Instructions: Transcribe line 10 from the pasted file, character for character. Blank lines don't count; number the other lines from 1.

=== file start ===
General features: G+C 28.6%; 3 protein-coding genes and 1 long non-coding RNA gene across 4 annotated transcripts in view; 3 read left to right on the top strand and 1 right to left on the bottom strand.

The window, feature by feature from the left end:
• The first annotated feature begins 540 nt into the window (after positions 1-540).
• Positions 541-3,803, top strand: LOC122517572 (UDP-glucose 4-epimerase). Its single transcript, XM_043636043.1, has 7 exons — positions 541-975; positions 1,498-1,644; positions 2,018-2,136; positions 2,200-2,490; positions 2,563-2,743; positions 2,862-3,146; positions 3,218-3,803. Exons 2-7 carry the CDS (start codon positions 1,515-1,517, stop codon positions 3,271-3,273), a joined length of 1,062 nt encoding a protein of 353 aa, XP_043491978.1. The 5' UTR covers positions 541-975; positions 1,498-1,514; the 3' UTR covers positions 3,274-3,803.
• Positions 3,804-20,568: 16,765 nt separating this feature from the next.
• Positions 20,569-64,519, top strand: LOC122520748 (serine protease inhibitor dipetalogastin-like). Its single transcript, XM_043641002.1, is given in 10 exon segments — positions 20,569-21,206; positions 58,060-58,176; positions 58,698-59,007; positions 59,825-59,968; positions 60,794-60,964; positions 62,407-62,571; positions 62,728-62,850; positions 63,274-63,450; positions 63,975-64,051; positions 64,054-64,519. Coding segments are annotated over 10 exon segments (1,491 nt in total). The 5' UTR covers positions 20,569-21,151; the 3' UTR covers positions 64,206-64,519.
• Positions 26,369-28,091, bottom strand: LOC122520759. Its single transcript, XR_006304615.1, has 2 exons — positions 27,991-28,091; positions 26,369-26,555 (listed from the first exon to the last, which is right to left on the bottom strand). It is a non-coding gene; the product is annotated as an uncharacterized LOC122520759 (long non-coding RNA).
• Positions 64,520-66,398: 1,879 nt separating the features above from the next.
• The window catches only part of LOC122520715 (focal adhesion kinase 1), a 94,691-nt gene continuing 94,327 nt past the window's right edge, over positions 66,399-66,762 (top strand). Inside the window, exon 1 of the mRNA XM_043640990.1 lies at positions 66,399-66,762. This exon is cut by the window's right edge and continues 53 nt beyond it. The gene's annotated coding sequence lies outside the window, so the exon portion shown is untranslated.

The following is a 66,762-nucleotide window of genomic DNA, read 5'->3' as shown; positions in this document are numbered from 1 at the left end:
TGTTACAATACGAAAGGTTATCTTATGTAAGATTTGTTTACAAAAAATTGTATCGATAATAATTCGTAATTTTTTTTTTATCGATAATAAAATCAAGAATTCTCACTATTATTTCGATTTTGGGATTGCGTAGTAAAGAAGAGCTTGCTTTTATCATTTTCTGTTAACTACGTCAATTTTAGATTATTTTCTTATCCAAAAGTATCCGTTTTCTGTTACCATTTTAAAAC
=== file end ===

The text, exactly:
The following is a 66,762-nucleotide window of genomic DNA, read 5'->3' as shown; positions in this document are numbered from 1 at the left end: